Top Tips: How to observe the moon

What can you see on the lunar surface with the naked eye or a telescope?

Throughout human history, the Moon has been a fascinating target of observation. From its more mythical beginnings, we now know the Moon to be our largest natural satellite, and it was possibly formed from the same rock under your feet right now by a collision 4.5 billion years ago.

With the naked eye you can easily start observing some of the Moon’s larger features. From the dark patches that once brimmed with lava to its numerous craters, there are plenty of sights to behold.

However, by using binoculars or a telescope you can see some of its more intricate features, such as the terminator, where sunlight casts shadows on the surface, or even the regions in which the Apollo spacecraft landed. Here we’ll give you some top tips for getting the most out of your lunar observations.

Tip 1: Use a lunar map

The first thing to do is to get yourself a map of the surface of the Moon. You can find one of these easily enough online, and with this you’ll be able to identify some of the key features on the surface.

Tip 2: Explore!

The Moon is host to vast maria (hardened lava), craters, mountains, ridges and much more. Make sure you brush up on some regions of interest, like the prominent Tycho crater that’s easily visible near the south pole.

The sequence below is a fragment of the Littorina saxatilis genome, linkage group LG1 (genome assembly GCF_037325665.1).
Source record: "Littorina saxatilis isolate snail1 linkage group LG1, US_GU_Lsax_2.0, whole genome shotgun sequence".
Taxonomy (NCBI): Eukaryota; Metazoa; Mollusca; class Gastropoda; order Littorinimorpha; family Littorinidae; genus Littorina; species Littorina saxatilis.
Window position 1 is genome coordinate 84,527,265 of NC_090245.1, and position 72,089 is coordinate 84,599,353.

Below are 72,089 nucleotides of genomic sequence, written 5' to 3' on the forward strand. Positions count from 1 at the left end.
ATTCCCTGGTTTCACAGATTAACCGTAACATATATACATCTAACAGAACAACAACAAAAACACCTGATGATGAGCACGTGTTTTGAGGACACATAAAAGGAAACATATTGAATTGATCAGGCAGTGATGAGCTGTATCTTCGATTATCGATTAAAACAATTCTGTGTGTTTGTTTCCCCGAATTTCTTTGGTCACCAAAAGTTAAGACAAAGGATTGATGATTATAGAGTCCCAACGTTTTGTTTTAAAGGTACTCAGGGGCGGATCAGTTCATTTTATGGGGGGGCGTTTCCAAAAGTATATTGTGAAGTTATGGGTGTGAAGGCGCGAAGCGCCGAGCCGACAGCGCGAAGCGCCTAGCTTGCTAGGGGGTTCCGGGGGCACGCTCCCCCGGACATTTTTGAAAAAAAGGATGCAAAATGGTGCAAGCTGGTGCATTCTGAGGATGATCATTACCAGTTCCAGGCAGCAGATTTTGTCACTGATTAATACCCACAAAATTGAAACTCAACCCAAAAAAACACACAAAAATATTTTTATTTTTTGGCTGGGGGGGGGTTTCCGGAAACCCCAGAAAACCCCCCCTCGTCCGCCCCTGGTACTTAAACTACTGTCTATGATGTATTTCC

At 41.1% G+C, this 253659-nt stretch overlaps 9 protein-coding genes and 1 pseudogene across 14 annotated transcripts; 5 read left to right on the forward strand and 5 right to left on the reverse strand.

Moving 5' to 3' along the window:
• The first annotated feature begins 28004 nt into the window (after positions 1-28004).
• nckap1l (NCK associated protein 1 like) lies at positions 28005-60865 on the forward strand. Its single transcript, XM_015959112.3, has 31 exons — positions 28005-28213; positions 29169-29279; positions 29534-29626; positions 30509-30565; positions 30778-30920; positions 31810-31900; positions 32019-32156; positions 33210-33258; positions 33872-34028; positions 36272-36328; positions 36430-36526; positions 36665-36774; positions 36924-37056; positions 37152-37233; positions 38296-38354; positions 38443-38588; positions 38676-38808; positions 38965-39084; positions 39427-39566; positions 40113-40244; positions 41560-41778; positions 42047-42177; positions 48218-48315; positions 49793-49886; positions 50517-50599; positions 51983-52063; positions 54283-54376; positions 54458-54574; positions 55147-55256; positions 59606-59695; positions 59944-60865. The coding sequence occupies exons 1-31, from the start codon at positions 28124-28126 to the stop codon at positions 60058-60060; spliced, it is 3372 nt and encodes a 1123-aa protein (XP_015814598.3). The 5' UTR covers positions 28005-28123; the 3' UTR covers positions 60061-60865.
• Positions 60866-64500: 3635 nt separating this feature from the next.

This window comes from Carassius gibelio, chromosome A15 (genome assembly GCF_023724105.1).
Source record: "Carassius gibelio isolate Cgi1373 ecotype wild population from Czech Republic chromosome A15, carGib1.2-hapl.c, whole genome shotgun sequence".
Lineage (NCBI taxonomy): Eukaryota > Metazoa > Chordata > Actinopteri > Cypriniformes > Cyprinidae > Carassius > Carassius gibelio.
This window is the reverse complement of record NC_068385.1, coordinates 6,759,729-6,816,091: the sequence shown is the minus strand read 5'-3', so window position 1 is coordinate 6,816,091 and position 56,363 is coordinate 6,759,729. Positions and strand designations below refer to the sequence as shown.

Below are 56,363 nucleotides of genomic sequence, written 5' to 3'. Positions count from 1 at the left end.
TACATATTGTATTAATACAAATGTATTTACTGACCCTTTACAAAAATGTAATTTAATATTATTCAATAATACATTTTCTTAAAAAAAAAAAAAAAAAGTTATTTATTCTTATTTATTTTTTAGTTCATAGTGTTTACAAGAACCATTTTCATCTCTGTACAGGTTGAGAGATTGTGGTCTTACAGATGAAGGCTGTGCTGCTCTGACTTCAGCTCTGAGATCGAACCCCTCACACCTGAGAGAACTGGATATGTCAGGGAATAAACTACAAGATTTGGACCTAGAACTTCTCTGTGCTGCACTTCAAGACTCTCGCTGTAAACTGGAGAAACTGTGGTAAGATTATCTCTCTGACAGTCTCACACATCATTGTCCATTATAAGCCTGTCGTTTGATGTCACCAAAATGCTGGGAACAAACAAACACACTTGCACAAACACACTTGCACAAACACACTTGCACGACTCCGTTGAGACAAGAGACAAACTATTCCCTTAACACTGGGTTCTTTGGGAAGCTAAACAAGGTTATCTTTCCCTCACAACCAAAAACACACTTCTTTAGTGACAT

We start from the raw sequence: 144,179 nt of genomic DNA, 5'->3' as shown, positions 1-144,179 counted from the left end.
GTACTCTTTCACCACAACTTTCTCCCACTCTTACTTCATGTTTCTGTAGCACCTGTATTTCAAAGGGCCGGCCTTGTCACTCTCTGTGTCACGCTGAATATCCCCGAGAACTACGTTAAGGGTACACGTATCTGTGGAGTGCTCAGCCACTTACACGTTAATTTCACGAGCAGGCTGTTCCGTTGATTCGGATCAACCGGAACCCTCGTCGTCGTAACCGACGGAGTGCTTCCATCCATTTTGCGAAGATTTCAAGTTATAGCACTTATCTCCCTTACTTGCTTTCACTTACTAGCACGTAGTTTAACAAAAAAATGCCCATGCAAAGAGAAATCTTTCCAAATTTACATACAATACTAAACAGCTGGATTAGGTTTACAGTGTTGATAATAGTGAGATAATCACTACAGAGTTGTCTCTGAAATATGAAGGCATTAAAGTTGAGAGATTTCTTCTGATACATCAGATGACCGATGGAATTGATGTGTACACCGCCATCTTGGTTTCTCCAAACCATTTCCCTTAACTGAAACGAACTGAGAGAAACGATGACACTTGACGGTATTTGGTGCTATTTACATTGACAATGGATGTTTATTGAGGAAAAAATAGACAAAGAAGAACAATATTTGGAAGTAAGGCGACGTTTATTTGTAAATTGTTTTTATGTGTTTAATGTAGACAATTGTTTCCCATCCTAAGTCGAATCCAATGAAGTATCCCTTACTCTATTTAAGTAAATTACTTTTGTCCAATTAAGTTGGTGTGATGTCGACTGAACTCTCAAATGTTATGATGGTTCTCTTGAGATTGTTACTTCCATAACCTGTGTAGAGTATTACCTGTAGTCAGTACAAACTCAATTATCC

Tip 3: Look along the terminator

Look along the terminator Perhaps one of the best times to observe the Moon is not when it’s full, but when it’s a crescent. Here, by looking at the border between light and dark, you’ll be able to make out some more detail on the surface.

Tip 4: Look for subtle differences

While the same face of the Moon always points towards us, it actually wobbles a bit in its orbit (called libration). This means that at its edges you can sometimes see different regions that were not visible before.

Tip 5: Observe throughout the month

The Moon goes through a cycle every 29.5 days from full Moon to new Moon (when little to no sunlight is reflected on the surface). Viewing it at different times can give you a whole new perspective.

Tip 6: Use the right equipment

If you’re going to use a telescope, make sure you get a Moon filter. This will cut out the bright glare of the reflected sunlight, so you’ll more easily be able to train your eye on the surface by adjusting the brightness.

This article was originally published in How It Works issue 102, written by Jonny O’Callaghan

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